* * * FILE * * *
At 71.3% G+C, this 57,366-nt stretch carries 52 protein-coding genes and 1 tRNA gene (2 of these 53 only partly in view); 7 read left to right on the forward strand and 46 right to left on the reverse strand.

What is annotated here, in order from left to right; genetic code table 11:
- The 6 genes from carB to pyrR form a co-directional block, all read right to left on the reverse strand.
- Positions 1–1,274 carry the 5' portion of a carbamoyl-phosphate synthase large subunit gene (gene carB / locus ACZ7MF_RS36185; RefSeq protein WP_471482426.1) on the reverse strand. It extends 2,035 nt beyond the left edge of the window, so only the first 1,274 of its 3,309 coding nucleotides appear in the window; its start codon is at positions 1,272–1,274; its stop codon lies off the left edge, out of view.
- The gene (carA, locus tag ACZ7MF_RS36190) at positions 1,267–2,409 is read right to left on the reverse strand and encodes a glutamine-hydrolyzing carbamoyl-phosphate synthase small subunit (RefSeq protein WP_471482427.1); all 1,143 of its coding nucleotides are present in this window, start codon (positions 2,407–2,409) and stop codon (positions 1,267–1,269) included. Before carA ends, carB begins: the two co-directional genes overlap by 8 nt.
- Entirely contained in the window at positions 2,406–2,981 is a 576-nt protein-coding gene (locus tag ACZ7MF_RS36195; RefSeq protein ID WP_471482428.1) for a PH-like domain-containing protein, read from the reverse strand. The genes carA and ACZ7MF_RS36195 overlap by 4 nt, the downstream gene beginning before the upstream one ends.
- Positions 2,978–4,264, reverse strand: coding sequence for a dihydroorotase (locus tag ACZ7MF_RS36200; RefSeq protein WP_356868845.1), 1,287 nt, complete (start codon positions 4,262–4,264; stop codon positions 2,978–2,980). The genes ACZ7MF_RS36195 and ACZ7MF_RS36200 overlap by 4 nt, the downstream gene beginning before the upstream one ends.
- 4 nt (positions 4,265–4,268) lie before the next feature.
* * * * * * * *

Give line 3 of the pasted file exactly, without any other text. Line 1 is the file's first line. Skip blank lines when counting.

- The 6 genes from carB to pyrR form a co-directional block, all read right to left on the reverse strand.